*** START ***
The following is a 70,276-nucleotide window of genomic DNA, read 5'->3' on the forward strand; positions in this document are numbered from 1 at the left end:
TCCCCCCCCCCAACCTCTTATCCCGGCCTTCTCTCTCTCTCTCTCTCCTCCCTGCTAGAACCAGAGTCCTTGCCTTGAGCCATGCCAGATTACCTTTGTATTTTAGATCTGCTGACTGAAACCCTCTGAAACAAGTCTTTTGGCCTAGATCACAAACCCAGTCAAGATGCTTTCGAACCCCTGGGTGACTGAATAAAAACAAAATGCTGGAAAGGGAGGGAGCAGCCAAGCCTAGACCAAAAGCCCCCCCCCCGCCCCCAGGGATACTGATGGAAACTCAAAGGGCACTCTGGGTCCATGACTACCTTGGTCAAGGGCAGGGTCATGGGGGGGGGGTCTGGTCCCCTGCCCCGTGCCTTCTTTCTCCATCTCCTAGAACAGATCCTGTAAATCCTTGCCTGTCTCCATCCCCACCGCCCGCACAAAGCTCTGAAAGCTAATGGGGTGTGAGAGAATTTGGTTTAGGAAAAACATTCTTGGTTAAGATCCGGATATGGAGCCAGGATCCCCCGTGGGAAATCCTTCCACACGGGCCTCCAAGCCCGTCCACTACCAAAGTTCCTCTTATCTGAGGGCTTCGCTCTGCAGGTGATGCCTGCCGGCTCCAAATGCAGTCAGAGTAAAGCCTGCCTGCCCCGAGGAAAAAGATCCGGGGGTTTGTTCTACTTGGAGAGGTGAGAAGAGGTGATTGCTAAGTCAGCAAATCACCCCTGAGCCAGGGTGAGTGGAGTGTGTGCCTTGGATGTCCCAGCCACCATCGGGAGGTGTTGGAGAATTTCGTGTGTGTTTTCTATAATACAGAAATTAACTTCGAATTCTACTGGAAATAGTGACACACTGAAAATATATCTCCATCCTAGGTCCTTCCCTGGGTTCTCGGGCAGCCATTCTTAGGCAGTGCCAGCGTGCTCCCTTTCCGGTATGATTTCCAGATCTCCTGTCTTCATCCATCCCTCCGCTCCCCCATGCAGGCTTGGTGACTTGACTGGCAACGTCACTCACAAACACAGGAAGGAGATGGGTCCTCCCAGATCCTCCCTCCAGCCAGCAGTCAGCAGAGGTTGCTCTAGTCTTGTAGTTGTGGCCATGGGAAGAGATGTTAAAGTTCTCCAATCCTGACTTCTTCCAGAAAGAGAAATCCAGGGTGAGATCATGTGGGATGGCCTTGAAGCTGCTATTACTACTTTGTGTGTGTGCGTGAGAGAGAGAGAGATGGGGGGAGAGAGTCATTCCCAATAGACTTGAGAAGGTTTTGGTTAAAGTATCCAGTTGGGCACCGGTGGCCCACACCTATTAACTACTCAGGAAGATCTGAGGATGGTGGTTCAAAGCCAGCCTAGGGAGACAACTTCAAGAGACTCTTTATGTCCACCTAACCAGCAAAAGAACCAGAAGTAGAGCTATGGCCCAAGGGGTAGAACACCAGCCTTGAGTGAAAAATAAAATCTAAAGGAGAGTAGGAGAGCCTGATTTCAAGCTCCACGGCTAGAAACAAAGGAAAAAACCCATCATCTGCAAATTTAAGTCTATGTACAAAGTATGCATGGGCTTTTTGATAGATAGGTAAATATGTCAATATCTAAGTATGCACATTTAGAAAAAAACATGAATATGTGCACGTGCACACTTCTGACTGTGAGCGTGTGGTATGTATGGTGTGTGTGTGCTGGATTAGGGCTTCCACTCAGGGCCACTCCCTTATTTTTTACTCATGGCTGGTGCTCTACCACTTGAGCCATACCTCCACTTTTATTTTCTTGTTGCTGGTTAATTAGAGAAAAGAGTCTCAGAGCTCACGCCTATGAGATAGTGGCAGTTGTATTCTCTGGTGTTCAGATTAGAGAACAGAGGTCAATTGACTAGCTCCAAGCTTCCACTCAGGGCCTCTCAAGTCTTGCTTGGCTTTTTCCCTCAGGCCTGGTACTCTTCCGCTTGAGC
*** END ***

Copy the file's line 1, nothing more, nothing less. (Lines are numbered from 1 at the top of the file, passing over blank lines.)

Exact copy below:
The following is a 70,276-nucleotide window of genomic DNA, read 5'->3' on the forward strand; positions in this document are numbered from 1 at the left end: